Fr.
[Jan.]
Granvelle, Papiers d'État, II. 282.
38. Granvelle to the Imperial Ambassador in France.
Has communicated to the Emperor and Council his letters of the 7th. and 18th, and his information about the marriage of the princess of England with M. d'Angoulesme, which depends upon the chance of a firm peace and friendship. If they cannot hope for it (as the Ambassador has good reason to suspect), all that is done in favor of Francis will only give him the means of doing worse, to judge from the conversation he has had with you, which you did well to write at length. It is clear from what the English ambassador has said to you, and from what has been disguised in Italy, Germany and elsewhere, about Nassau's voyage and commission, that one cannot negotiate with the said King or his ministers without great caution, there is so little sincerity in them. * * *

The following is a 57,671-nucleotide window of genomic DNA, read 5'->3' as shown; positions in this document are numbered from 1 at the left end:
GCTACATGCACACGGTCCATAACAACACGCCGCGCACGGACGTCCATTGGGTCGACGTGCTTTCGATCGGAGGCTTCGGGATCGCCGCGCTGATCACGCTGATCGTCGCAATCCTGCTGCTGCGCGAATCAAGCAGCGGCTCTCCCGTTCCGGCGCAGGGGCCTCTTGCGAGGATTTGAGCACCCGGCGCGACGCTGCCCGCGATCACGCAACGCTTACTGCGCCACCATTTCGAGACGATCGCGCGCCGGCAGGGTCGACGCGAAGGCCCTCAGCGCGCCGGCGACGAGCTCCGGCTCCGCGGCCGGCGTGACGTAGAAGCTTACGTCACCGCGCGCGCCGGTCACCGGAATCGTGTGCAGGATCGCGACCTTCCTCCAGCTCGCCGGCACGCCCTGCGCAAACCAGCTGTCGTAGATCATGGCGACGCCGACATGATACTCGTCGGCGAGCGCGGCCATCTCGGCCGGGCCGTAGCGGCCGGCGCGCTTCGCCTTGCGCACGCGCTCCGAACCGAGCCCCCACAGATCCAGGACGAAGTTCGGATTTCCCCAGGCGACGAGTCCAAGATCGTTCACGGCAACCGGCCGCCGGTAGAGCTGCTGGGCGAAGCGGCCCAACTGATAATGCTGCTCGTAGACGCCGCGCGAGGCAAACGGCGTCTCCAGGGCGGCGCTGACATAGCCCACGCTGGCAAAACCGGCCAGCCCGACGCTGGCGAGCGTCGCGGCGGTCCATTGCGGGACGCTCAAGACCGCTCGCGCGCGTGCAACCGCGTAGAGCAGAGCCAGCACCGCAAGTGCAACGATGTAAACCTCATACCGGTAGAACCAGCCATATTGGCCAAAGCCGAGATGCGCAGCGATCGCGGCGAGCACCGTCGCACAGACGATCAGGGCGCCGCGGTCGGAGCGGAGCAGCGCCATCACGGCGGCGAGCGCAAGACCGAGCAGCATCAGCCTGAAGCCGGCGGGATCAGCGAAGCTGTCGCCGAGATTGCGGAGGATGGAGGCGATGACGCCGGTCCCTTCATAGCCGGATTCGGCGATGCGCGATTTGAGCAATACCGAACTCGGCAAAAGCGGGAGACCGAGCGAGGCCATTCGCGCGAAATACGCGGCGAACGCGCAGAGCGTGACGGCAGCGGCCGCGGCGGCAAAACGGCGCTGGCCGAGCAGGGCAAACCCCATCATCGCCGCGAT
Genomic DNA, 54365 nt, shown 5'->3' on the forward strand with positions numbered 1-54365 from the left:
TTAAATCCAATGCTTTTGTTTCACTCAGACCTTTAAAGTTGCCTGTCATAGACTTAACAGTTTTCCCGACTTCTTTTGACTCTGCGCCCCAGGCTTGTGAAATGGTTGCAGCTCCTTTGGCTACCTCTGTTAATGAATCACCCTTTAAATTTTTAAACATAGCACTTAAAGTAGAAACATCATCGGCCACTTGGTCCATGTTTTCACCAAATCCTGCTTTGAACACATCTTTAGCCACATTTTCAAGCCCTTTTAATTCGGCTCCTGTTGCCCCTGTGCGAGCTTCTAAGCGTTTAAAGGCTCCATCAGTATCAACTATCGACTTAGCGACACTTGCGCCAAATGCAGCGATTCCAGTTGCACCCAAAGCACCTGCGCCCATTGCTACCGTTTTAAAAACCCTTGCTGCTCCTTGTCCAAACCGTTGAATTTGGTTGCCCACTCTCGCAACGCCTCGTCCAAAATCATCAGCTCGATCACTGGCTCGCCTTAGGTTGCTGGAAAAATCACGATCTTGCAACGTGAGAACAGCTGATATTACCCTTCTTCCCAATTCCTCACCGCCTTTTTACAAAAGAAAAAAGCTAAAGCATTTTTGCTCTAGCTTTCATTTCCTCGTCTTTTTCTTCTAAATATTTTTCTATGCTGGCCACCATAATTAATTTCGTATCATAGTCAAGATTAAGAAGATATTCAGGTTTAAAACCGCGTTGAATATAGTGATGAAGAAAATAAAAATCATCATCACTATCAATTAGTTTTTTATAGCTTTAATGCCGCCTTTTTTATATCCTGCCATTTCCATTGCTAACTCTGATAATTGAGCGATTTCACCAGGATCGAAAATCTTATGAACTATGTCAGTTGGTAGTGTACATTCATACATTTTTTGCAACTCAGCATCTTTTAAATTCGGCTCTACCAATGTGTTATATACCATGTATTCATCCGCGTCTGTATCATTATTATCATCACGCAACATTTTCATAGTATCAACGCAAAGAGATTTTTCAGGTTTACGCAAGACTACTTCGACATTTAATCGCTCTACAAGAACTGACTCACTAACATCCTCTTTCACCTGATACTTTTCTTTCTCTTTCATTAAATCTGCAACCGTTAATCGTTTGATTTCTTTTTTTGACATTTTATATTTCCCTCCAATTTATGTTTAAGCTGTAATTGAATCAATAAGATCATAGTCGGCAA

Fr.

Footnotes

1 The vicarage of Stepney was vacant by the deprivation of Miles Willen, and was filled up by the appointment of Simon Heynes, S.T.P., on the 29 Jan. 1534 [–5]. See Newcourt, i. 740.

Annotations

31 jonathanblaney - (Tuesday 24 Feb 2009 17:06:30)
Entry number 11: for "modern hand" read "later hand"; the date of 1613 refers to the last paragraph.
Kraus reprint annotations.